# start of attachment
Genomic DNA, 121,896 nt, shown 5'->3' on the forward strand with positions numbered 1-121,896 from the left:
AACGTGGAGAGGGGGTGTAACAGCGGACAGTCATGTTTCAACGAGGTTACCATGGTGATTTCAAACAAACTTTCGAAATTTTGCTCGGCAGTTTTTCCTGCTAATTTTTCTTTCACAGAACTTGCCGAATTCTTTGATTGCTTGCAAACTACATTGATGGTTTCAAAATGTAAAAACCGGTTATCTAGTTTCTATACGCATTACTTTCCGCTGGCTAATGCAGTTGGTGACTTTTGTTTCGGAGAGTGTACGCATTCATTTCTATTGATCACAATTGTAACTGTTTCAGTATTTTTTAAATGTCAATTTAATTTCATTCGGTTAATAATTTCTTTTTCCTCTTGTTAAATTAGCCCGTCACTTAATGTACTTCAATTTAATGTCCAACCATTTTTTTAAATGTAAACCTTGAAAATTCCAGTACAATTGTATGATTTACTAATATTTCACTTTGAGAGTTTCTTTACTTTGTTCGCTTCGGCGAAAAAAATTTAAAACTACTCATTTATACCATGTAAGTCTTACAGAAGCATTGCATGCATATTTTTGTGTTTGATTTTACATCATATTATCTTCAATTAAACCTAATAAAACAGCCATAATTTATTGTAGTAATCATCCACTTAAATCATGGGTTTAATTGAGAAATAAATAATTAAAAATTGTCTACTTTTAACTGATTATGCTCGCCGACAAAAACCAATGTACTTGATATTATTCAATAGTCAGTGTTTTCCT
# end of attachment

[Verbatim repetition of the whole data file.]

Genomic DNA, 121,896 nt, shown 5'->3' on the forward strand with positions numbered 1-121,896 from the left:
AACGTGGAGAGGGGGTGTAACAGCGGACAGTCATGTTTCAACGAGGTTACCATGGTGATTTCAAACAAACTTTCGAAATTTTGCTCGGCAGTTTTTCCTGCTAATTTTTCTTTCACAGAACTTGCCGAATTCTTTGATTGCTTGCAAACTACATTGATGGTTTCAAAATGTAAAAACCGGTTATCTAGTTTCTATACGCATTACTTTCCGCTGGCTAATGCAGTTGGTGACTTTTGTTTCGGAGAGTGTACGCATTCATTTCTATTGATCACAATTGTAACTGTTTCAGTATTTTTTAAATGTCAATTTAATTTCATTCGGTTAATAATTTCTTTTTCCTCTTGTTAAATTAGCCCGTCACTTAATGTACTTCAATTTAATGTCCAACCATTTTTTTAAATGTAAACCTTGAAAATTCCAGTACAATTGTATGATTTACTAATATTTCACTTTGAGAGTTTCTTTACTTTGTTCGCTTCGGCGAAAAAAATTTAAAACTACTCATTTATACCATGTAAGTCTTACAGAAGCATTGCATGCATATTTTTGTGTTTGATTTTACATCATATTATCTTCAATTAAACCTAATAAAACAGCCATAATTTATTGTAGTAATCATCCACTTAAATCATGGGTTTAATTGAGAAATAAATAATTAAAAATTGTCTACTTTTAACTGATTATGCTCGCCGACAAAAACCAATGTACTTGATATTATTCAATAGTCAGTGTTTTCCT